A monster on the verge of eating an adventurer.

We're playing D&D!

by Ramanan Sivaranjan on June 03, 2013

Tagged: 4e

In October of 2009 my friends and I exchanged a few emails.

Dave: I’ve been listening to the Penny Arcade/PVP/Wil Wheaton DnD podcast and it’s made me really want to try playing a game for the first time since high school. Does anyone else want to give it a shot?

Me: I am totally up for playing Dungeons and Dragons. I have been waiting for this day for AGES.

Patrick: [You guys] attempts D&D without me! 14D20! Saving throw 18D20!

Me: I still have a shit load of second edition books, though I heard that 4th edition is a bit easier to play. (Though, they apparently got rid of THAC0 and other things at some point in time.)

Dave: Yeah, I’m definitely interested in playing. I just got my GST tax rebate back and could totally splurge on the required manuals. Pretty sure I still have HeroQuest back at my parents’ place, so I have a bunch of generic miniatures and dungeon-board pieces that could be used.

Sarah: I have no idea what any of these acronyms mean. I think I’m in trouble.

Dave: It’s just like Munchkin, only with more numbers and acronyms and complicated rules you constantly need to be cross-referencing in a large appendix.

Me: My cousin Jana might be interested. I can check with him and see if he’d want to play. He’s a serious ass D&D dude. He used to come downtown back in the day to play Vampire with goths. Hah.

Dave: One of the guys at work, Andrew, wants to play. He also has a friend who’s interested. That’d be six of us.

And so it came to pass that my friends and I started playing D&D again.

My friend Dave received his GST rebate cheque in the mail and decided to spend his new found wealth on the then new Dungeon and Dragons 4th edition rule books. I had thought about buying the books myself when they were first announced because I too enjoy nerdy things. In the end I couldn’t justify spending money on books I probably wouldn’t use. When Dave said he would run a game that changed and I decided to grab the Players Handbook, the only book players need to play.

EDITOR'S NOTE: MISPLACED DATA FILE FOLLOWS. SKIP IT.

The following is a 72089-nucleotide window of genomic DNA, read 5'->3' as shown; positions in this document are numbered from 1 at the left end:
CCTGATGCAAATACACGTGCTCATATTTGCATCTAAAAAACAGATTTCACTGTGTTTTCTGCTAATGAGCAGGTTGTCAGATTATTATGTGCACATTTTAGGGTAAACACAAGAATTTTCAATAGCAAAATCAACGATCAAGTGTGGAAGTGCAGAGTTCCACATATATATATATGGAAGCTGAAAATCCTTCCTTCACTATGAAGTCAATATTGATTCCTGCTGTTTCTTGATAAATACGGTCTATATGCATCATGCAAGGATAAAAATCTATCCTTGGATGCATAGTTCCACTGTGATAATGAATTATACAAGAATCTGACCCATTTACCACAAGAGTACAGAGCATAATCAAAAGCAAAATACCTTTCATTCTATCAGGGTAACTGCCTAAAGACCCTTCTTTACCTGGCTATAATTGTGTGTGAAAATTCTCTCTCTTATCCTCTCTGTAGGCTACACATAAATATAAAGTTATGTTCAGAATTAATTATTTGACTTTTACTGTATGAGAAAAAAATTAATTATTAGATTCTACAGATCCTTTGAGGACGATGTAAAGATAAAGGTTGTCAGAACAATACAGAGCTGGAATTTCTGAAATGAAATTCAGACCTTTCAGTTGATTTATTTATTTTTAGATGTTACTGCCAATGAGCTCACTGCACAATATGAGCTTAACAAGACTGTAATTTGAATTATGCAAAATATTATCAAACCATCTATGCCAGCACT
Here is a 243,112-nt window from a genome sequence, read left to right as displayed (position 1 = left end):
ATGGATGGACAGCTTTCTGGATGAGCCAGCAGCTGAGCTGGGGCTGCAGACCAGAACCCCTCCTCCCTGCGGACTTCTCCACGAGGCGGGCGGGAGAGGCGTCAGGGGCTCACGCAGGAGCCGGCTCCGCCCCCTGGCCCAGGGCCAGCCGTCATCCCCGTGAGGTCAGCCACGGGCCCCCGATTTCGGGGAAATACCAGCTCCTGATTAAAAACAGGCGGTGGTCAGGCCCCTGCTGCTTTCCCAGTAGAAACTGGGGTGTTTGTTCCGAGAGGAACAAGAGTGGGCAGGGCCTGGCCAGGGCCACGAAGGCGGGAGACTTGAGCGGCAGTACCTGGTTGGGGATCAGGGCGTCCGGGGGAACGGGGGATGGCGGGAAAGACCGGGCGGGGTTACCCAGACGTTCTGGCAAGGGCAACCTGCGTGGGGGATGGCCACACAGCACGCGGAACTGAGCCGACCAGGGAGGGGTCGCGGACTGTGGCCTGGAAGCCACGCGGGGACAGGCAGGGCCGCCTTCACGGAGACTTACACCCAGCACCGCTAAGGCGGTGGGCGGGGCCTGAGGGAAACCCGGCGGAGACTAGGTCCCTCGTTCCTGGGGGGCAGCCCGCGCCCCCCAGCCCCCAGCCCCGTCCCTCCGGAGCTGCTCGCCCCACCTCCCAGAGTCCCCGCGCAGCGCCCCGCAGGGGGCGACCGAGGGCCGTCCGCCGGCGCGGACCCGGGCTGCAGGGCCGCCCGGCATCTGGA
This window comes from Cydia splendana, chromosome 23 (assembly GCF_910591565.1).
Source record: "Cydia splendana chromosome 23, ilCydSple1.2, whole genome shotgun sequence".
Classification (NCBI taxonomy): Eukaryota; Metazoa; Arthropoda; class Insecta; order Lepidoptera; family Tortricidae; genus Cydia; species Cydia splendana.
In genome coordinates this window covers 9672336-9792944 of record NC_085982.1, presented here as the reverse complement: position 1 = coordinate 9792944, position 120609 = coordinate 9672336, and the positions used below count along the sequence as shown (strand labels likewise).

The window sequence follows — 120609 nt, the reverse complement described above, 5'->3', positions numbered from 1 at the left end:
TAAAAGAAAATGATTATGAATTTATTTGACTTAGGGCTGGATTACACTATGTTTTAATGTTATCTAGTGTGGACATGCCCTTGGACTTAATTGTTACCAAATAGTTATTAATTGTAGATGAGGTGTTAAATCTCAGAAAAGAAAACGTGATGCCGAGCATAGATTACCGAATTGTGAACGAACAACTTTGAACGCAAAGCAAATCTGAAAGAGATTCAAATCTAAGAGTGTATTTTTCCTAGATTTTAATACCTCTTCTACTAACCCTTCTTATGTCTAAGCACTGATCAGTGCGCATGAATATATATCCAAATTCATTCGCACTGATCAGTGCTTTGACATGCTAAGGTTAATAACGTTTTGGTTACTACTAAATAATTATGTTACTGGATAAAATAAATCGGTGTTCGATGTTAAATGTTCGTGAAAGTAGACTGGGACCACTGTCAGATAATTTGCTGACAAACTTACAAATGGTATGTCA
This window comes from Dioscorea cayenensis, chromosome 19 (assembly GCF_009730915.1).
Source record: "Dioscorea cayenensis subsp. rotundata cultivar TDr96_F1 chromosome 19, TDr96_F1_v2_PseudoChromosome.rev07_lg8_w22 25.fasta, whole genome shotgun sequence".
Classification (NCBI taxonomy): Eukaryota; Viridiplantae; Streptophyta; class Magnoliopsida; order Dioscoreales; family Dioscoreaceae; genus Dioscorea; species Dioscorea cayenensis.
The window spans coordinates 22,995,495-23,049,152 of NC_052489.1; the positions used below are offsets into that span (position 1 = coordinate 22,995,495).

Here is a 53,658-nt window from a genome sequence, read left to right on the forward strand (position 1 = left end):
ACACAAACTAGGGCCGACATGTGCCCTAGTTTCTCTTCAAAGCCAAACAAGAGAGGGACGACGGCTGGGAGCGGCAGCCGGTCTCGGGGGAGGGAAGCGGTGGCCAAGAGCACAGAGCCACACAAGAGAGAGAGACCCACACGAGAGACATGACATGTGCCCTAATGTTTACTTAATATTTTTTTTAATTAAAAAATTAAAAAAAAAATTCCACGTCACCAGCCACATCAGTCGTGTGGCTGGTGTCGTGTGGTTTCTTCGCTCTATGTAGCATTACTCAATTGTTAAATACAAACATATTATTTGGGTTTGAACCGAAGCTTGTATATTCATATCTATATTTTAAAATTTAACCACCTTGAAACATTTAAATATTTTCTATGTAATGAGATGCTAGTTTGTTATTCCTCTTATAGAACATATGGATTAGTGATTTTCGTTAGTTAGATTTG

I was apprehensive about buying new D&D books because I already owned a metric ton of 2nd edition D&D books. This is the edition that was available when I was much younger. Beyond the core books, I owned a slew of books about Dark Sun, one of the 2nd Edition campaign worlds, and a Forgotten Realms expansion called the Ruins of Undermountain. Considering I was completely broke-ass at the time this outlay in cash for RPG books was ridiculous. I wouldn’t say I wasted my money on AD&D books, but I certainly didn’t put them to much use. I suppose I liked reading about D&D more than I liked actually playing the game. (I suspect this isn’t that uncommon.) I was all set up to run a kick-ass Dark Sun campaign I never got around to running. My new Players Handbook, unlike my 2nd edition books, has seen plenty of use over the last few years.

Playing D&D is arguably the nerdiest thing a person can do. My friends and I are all full-on adults. I had thought that these two things taken together would have meant that finding a group to play with would be hard. This was not the case at all. It was shockingly easy to find people to play a game of D&D. It’s quite possible I just know other particularly nerdy people, but we ended up with 5 players fairly quickly. When other people found out about our game they wanted to join as well. I think we could have probably grabbed 4 more players if we had wanted.

My friends and I would meet at Dave’s place whenever we could coordinate our schedules. Actually getting everyone together was by far the most difficult aspect of playing the game. We would have scheduling Doodle’s that covered huge spans of time, and would find days that worked for everyone once in a blue moon. We’d almost always meet on weeknights because weekends were usually busy, and we often played longer than we probably should. When I broke my leg we shifted the venue to my condo. We still managed to play reasonably often. Then Patrick got married, Dave got married, Andrew started dating a girl, we had a baby, Dave had a baby, etc.

Our 4th Edition game is more or less on hold at the moment, but I think most of us are interested in starting it up again. A lot of people gripe online about how 4th Edition ruined D&D, but it got my friends and I back into a game we hadn’t played in over a decade. I suspect this is true for a lot of people. For that it deserves more praise than I can give it.

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